People News for May 2010
Tom Gerig received the Paul Minton Service Award in recognition of his leadership as a graduate director and head of the department of statistics at North Carolina State University. The award was presented by Mike Kutner, past president of the Southern Regional Council on Statistics (SRCOS).
The citation said that Gerig earned the award for “building a very successful graduate industrial traineeship program for training future problemsolvers, his continuous dedicated promotion of SRCOS for many years, and his national leadership in promoting vertical integration of research and education in mathematical sciences.”
The Minton Award was established in honor of Paul Minton, who served the statistics profession nationally and was instrumental in the continued development of statistical education in the region represented by SRCOS.
North Carolina State University
The mathematics department at North Carolina State University has received the 2010 AMS Award for an Exemplary Program or Achievement in a Mathematics Department. Presented annually by the American Mathematical Society, the award recognizes a mathematics department that has distinguished itself by undertaking an unusual or particularly effective program of value to the mathematics community, internally or in relation to the rest of society.
“This year’s pool of nominations for the award was very strong, with many deserving departments, and it was a challenging decision to come down to a single awardee,” said Steven Bleiler of Portland State University, who served as chair of the selection committee. “However, in the end the committee came to a full consensus that North Carolina State was ‘first among equals.’
“NC State’s particular combination of a strong commitment to outreach, well-thought-out programs for students, and a long-standing dedication to diversity in the mathematics work force is singularly worthy of recognition and emulation by the broader mathematical community in these difficult times,” Bleiler added.
The math department cultivates a student-centered, open-door approach among its faculty so that students feel included and welcomed. They are treated like young colleagues being guided into the profession. The department inculcates dedication to students through tangible rewards to faculty, such as salary increases, as well as through leadership by key faculty members. In addition, the department has secured several large grants from the federal government that support its many programs.
The department has had special success in mentoring students traditionally underrepresented in mathematics. The percentage of female graduate students has steadily increased from its historic average of around 33% to its current level of 49%. In the last 10 years, more than 10 African-American students earned PhDs in the department. The department has also awarded PhDs to several students of Hispanic origin as well as to two students of Native American origin.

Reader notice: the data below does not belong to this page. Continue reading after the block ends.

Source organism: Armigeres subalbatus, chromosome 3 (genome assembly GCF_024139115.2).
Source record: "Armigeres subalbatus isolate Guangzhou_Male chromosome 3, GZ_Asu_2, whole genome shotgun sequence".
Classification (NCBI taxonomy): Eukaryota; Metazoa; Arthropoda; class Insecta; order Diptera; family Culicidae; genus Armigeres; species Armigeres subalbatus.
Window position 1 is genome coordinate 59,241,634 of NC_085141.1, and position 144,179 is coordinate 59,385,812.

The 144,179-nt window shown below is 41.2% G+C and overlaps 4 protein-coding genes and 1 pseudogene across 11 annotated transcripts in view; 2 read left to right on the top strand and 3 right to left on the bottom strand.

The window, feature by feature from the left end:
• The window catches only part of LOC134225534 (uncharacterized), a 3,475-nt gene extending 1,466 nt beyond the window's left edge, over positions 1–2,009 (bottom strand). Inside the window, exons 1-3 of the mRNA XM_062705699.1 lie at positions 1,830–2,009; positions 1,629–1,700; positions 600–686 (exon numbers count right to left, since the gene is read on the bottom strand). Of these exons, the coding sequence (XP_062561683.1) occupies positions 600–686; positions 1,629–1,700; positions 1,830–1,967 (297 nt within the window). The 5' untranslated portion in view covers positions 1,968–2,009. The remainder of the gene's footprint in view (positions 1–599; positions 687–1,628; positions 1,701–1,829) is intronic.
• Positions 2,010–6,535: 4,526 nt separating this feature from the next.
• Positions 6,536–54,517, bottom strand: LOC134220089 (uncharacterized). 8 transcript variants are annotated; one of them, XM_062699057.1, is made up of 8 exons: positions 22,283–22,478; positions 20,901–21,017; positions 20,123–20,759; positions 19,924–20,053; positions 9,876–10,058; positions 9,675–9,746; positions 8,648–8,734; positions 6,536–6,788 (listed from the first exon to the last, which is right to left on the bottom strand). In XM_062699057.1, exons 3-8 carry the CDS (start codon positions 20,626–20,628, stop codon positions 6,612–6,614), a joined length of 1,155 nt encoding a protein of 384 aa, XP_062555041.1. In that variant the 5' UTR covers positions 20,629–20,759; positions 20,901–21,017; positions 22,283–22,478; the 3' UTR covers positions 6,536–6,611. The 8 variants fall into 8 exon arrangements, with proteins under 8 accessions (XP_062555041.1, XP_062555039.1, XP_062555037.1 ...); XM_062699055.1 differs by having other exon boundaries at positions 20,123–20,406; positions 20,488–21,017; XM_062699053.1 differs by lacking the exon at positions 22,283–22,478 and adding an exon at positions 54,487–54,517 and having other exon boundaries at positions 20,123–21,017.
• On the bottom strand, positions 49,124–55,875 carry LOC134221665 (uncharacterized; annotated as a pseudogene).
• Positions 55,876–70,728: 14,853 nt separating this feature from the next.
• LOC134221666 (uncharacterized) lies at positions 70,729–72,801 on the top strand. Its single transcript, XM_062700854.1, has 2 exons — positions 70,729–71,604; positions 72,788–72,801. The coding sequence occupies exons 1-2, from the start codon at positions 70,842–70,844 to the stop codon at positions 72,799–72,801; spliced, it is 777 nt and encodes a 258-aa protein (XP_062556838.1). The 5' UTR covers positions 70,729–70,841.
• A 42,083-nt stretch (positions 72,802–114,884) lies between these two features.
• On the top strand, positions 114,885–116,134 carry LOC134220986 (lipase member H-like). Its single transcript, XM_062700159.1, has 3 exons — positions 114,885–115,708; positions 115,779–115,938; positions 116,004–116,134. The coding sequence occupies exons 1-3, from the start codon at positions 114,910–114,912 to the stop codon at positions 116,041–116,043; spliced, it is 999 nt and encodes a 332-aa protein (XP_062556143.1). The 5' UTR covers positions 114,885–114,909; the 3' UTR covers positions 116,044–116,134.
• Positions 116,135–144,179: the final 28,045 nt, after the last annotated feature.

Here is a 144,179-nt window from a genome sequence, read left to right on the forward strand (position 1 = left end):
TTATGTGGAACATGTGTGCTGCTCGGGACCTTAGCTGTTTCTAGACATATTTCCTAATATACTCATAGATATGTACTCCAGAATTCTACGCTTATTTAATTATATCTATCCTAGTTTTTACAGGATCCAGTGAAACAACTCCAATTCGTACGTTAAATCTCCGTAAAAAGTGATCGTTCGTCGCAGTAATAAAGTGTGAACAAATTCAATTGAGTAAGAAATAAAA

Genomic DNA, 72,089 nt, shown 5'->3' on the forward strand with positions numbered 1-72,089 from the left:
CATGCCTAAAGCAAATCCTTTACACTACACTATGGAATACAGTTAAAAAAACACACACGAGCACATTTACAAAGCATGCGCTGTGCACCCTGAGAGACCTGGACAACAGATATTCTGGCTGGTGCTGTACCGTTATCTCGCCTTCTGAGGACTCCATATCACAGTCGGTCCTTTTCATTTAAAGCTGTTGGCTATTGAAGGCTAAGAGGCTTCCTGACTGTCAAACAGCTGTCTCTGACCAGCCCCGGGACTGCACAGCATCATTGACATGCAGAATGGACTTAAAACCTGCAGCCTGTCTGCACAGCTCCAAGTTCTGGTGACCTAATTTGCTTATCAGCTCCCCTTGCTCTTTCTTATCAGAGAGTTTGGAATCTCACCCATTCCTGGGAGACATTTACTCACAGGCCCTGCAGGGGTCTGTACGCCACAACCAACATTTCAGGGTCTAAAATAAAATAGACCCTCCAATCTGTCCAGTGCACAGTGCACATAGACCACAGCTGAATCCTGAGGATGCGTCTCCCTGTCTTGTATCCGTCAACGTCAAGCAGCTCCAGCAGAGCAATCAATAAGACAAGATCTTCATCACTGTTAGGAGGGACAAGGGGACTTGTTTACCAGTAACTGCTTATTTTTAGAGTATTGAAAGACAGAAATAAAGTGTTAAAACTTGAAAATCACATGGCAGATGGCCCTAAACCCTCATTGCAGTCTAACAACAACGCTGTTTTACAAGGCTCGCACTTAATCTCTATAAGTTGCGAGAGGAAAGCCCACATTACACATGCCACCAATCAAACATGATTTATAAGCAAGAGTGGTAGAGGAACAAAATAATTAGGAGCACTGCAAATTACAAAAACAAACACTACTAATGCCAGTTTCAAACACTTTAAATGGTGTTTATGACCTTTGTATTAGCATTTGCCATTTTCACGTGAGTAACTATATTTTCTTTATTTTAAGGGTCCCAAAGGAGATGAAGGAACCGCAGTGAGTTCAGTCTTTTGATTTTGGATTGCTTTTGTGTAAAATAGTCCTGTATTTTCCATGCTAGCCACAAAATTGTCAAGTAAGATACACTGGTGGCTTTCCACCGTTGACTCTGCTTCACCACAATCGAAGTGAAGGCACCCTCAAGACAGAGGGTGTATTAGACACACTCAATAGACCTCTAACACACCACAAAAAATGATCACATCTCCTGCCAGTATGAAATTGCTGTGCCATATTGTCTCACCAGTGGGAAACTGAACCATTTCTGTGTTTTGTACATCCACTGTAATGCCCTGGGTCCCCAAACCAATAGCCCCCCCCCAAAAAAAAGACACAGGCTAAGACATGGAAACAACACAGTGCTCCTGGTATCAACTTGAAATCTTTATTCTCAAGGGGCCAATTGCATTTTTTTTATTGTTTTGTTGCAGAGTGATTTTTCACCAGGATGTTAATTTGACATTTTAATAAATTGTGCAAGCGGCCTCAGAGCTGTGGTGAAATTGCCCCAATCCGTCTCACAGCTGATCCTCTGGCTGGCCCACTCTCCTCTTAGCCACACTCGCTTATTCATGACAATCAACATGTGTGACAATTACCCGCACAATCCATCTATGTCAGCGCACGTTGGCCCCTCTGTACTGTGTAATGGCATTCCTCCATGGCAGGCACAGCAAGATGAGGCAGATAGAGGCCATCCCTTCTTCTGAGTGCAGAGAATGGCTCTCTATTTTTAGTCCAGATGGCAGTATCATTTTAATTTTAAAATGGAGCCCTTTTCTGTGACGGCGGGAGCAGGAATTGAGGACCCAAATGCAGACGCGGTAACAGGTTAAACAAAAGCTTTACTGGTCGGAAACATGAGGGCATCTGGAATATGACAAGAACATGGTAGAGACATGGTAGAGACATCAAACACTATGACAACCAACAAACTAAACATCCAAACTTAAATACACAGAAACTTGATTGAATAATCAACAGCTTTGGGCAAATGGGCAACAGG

At the undergraduate level, approximately one-quarter of the graduates come from underrepresented minorities. The department is also stepping into the national arena to increase diversity in the mathematical sciences: It recently led the formation of a national program of mathematical postdocs for underrepresented minority mathematicians.
The official announcement of the award, including the selection committee’s citation, is available from the AMS Public Awareness Office and will appear in the May issue of Noticesof the AMS, here.
Richard L. Smith
Richard L. Smith is joining the Statistical and Applied Mathematical Sciences Institute (SAMSI) as its new director starting in July. The announcement was made by Dan Solomon, chair of the governing board for SAMSI. Smith will be the second director of the institute, replacing Jim Berger.
Smith is also professor of statistics at the University of North Carolina, Chapel Hill, and has held this position since 1991. He became Mark L. Reed III Distinguished Professor in July 2004. Since 2008, he has also held the position of professor of biostatistics in the UNC Gillings School of Global Public Health.
Smith earned his PhD from Cornell University in 1979 and has previously held academic positions at Imperial College (London), the University of Surrey (Guildford, England), and Cambridge University. His principal areas of research are spatial statistics, time-series analysis, extreme value theory, and Bayesian statistics. Specific areas of expertise include spatial and time-series modeling of environmental pollutants, the health effects of atmospheric pollution, the statistics of global climate change, and extreme values in insurance and finance.
He is a Fellow of the ASA and the Institute of Mathematical Statistics and an elected member of the International Statistical Institute. In addition, he has won the Guy Medal in Silver of the Royal Statistical Society and the Distinguished Achievement Medal of the ASA Section on Statistics and the Environment.
In 2004 he was the J. Stuart Hunter Lecturer of the International Environmetrics Society.
He is also a chartered statistician of the Royal Statistical Society.
“Richard brings a wealth of experience to the role of the director of SAMSI. We are eager to have him in this new capacity at SAMSI. He has some excellent ideas for education and outreach efforts and will bring a great amount of technical expertise to the table,” notes Solomon, who also is dean of the College of Physical and Mathematical Sciences at North Carolina State University.
Smith is expected to develop innovative program ideas for future SAMSI programs. He will effectively coordinate with SAMSI’s partner universities and departments and with the National Institute of Statistical Sciences and with other statistics and mathematical sciences institutes. He will work with the staff to prepare a new grant proposal to the National Science Foundation. The current grant will expire in 2012.